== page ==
Staunton, Dec. 9 – Vladimir Putin and his team should not be underrated, Vladimir Pastukhov says. “They pursue their irrational interests in completely rational ways.” And that fact allows them to achieve more than one might expect even if what they are seeking is not in the national interests of Russia.
The London-based Russian analyst says that it is important to keep in mind this reality and also that there are the national interests of Russia, there are the interests of the Russian state, and there are the interests of Putin’s immediate entourage or clan, interests that to one extent or another Putin in fact combines (echo.msk.ru/programs/pastukhov/2948040-echo/).
When analysts talk about Kremlin policies, they tend to focus on the rationality of the assumptions on which they are based, thus turning the focus away from the rational way in which Putin and his colleagues often pursue irrational goals but in a highly rational way. And they did to focus only on the interests of the clan rather than of all the interests involved.
This second shortcoming is especially deleterious Pastukhov suggests because anyone who occupies the top position in a government is compelled to “integrate all three groups of interests,” whatever may appear to be personal preferences and those of his immediate entourage.
No one has done away with Russian national interests, and they remain important. They include that Russia be secure, including militarily secure, that the country benefits economically from such arrangements and that the interests of others be sacrificed to achieve those ends. However “unfortunate” that may be, it is what all powers do.
Russian state interests also continue, Pastukhov continues; and they reflect the fact that today’s Russia despite all the changes in the world over the last 30 years, continues “to seek to achieve its national interests exclusively in an imperial form.” And that means that it feels compelled to “restore the empire.”
“It is not important that this empire be Soviet; it will be pre-Soviet or some kind of new empire. But Russia sees the only means of restoring its possibilities and interests in securing direct political control over all the surrounding space” by ensuring that no other power has a basis in any of them to challenge Moscow.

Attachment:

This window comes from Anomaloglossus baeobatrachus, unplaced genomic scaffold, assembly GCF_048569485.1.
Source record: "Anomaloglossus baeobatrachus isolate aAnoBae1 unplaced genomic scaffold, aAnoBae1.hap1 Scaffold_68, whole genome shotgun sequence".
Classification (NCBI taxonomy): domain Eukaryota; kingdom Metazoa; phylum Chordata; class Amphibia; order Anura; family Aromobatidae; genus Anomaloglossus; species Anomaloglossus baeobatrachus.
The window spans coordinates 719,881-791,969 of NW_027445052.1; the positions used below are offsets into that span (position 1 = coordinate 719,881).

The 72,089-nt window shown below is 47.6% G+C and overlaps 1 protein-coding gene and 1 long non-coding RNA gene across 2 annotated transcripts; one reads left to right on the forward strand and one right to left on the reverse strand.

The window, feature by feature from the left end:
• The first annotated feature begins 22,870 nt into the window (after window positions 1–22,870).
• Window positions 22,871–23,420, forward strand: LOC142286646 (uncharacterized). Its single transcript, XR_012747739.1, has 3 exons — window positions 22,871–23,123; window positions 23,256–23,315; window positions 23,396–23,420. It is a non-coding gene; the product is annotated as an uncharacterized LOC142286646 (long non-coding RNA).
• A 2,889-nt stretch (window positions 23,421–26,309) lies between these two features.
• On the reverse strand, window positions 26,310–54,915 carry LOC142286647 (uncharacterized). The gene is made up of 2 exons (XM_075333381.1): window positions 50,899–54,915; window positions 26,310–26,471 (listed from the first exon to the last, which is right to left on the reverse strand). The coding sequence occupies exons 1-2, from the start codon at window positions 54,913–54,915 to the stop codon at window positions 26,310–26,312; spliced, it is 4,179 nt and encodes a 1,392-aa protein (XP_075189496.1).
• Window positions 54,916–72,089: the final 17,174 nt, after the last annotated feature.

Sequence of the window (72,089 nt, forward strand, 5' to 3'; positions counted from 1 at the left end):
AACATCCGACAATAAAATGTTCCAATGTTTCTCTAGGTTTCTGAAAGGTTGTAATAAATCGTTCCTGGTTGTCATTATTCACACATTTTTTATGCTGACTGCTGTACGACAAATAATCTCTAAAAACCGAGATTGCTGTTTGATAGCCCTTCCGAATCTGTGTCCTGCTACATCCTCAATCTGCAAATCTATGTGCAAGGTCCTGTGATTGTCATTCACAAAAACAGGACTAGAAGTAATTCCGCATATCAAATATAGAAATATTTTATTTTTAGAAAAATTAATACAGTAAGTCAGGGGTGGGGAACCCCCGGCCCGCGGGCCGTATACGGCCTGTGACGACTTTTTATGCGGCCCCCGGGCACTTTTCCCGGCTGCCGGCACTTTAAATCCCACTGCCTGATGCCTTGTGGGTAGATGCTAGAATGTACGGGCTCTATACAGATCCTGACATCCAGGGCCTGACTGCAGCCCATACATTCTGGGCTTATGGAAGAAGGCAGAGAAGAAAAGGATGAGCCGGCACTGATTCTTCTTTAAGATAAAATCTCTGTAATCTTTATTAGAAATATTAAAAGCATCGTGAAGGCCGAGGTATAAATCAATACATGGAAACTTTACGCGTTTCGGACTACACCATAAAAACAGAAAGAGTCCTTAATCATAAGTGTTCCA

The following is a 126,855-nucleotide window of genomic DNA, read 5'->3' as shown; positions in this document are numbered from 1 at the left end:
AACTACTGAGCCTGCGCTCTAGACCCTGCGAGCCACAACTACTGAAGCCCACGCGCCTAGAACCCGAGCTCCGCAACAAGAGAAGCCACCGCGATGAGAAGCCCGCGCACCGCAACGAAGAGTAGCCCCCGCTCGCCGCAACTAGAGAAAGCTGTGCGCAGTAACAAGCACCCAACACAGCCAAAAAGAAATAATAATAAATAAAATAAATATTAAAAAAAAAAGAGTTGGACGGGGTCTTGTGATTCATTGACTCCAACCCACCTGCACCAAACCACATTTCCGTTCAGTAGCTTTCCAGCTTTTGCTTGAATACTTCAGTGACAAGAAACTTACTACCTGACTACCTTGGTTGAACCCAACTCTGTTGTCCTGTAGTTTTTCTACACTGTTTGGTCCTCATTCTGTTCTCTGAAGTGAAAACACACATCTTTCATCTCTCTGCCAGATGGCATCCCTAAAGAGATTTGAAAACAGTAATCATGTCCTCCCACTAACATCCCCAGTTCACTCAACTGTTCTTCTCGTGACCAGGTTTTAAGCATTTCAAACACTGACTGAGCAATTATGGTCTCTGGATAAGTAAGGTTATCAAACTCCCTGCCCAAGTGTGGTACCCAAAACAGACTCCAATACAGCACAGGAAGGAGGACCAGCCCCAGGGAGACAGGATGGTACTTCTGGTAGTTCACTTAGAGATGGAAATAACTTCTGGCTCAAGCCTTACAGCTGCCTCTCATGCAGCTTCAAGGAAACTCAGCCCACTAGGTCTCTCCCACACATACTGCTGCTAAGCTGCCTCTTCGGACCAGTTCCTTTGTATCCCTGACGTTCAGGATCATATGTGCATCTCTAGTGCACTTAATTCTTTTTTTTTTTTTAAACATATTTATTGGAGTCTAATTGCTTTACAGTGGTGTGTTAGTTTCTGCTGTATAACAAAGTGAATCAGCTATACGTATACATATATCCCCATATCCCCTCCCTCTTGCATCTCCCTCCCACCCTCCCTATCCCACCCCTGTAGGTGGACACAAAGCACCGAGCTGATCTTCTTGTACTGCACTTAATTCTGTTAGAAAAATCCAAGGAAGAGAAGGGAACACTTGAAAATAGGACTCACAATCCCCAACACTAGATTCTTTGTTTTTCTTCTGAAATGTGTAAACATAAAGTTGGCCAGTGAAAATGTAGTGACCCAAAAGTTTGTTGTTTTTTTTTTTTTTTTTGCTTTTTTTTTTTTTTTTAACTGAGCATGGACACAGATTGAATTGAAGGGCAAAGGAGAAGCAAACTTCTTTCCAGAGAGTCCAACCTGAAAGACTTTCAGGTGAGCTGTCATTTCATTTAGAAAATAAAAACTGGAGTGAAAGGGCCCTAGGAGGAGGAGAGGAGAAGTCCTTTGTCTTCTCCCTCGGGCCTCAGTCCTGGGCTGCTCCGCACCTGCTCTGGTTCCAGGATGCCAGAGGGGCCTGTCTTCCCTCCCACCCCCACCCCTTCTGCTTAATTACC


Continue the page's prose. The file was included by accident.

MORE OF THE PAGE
This is what “Russian state interests” consist of as far as Moscow is concerned, the Russian analyst says.
One should not underrate Moscow’s ability to achieve its goals in this area, something some do because they see such a goal as irrational. That is because even if it is in many ways irrational, Putin and his regime are pursuing this goal in a completely rational manner, carefully calculating what they need to do or not do to achieve their ends, however irrational.
Consequently, Pastukhov continues, “I do not consider that Putin expresses only his own desires. He is a leader of a Stalinist type.” He carefully monitors the situation, takes things into consideration and then acts in pursuit of his goals. At the same time, it is wrong to view Putin as being profoundly influenced by any in the elite.
What the Kremlin leader has done, the analyst says, is transform the elite into his own clientelist base. An elite has at least some independent resources and standing, but a clientelist base consists of people whose power and influence flow only from how close this or that individual is to Putin.